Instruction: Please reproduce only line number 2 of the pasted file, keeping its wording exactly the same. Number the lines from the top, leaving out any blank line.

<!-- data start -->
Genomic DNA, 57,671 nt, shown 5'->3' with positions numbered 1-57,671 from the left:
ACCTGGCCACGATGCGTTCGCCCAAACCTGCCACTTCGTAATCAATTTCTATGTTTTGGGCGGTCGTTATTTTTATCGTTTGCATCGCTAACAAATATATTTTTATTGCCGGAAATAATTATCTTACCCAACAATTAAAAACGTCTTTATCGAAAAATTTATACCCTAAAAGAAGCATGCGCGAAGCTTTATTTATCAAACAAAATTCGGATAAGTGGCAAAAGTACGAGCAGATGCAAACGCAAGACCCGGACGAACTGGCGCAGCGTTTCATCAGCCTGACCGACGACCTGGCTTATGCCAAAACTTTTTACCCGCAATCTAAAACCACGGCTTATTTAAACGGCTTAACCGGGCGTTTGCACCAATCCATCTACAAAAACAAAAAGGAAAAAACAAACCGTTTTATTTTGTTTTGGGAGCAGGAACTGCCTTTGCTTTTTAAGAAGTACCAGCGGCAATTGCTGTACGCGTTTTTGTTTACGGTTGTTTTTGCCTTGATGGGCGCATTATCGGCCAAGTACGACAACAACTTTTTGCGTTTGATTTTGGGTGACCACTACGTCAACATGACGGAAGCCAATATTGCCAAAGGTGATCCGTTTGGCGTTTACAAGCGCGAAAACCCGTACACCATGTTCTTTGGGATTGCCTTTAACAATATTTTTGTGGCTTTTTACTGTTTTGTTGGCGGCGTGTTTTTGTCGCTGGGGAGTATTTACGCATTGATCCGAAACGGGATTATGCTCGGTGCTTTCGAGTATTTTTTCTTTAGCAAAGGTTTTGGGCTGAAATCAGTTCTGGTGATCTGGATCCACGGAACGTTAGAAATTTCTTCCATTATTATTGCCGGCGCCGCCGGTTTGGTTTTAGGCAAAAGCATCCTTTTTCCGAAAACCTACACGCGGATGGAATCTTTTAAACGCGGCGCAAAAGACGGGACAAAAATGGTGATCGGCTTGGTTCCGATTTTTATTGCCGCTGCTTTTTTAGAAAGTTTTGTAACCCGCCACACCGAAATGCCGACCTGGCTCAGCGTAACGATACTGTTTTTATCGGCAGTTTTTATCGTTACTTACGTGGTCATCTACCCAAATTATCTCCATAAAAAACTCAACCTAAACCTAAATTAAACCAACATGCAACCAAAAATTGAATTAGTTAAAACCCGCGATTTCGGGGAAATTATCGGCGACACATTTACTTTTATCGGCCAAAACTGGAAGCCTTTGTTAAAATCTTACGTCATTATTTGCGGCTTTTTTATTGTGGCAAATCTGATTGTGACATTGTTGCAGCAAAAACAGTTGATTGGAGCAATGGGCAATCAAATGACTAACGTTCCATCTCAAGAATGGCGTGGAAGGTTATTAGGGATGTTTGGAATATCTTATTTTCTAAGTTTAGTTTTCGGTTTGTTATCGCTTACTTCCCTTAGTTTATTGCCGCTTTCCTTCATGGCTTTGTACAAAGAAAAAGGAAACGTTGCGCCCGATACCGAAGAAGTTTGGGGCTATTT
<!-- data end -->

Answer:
ACCTGGCCACGATGCGTTCGCCCAAACCTGCCACTTCGTAATCAATTTCTATGTTTTGGGCGGTCGTTATTTTTATCGTTTGCATCGCTAACAAATATATTTTTATTGCCGGAAATAATTATCTTACCCAACAATTAAAAACGTCTTTATCGAAAAATTTATACCCTAAAAGAAGCATGCGCGAAGCTTTATTTATCAAACAAAATTCGGATAAGTGGCAAAAGTACGAGCAGATGCAAACGCAAGACCCGGACGAACTGGCGCAGCGTTTCATCAGCCTGACCGACGACCTGGCTTATGCCAAAACTTTTTACCCGCAATCTAAAACCACGGCTTATTTAAACGGCTTAACCGGGCGTTTGCACCAATCCATCTACAAAAACAAAAAGGAAAAAACAAACCGTTTTATTTTGTTTTGGGAGCAGGAACTGCCTTTGCTTTTTAAGAAGTACCAGCGGCAATTGCTGTACGCGTTTTTGTTTACGGTTGTTTTTGCCTTGATGGGCGCATTATCGGCCAAGTACGACAACAACTTTTTGCGTTTGATTTTGGGTGACCACTACGTCAACATGACGGAAGCCAATATTGCCAAAGGTGATCCGTTTGGCGTTTACAAGCGCGAAAACCCGTACACCATGTTCTTTGGGATTGCCTTTAACAATATTTTTGTGGCTTTTTACTGTTTTGTTGGCGGCGTGTTTTTGTCGCTGGGGAGTATTTACGCATTGATCCGAAACGGGATTATGCTCGGTGCTTTCGAGTATTTTTTCTTTAGCAAAGGTTTTGGGCTGAAATCAGTTCTGGTGATCTGGATCCACGGAACGTTAGAAATTTCTTCCATTATTATTGCCGGCGCCGCCGGTTTGGTTTTAGGCAAAAGCATCCTTTTTCCGAAAACCTACACGCGGATGGAATCTTTTAAACGCGGCGCAAAAGACGGGACAAAAATGGTGATCGGCTTGGTTCCGATTTTTATTGCCGCTGCTTTTTTAGAAAGTTTTGTAACCCGCCACACCGAAATGCCGACCTGGCTCAGCGTAACGATACTGTTTTTATCGGCAGTTTTTATCGTTACTTACGTGGTCATCTACCCAAATTATCTCCATAAAAAACTCAACCTAAACCTAAATTAAACCAACATGCAACCAAAAATTGAATTAGTTAAAACCCGCGATTTCGGGGAAATTATCGGCGACACATTTACTTTTATCGGCCAAAACTGGAAGCCTTTGTTAAAATCTTACGTCATTATTTGCGGCTTTTTTATTGTGGCAAATCTGATTGTGACATTGTTGCAGCAAAAACAGTTGATTGGAGCAATGGGCAATCAAATGACTAACGTTCCATCTCAAGAATGGCGTGGAAGGTTATTAGGGATGTTTGGAATATCTTATTTTCTAAGTTTAGTTTTCGGTTTGTTATCGCTTACTTCCCTTAGTTTATTGCCGCTTTCCTTCATGGCTTTGTACAAAGAAAAAGGAAACGTTGCGCCCGATACCGAAGAAGTTTGGGGCTATTT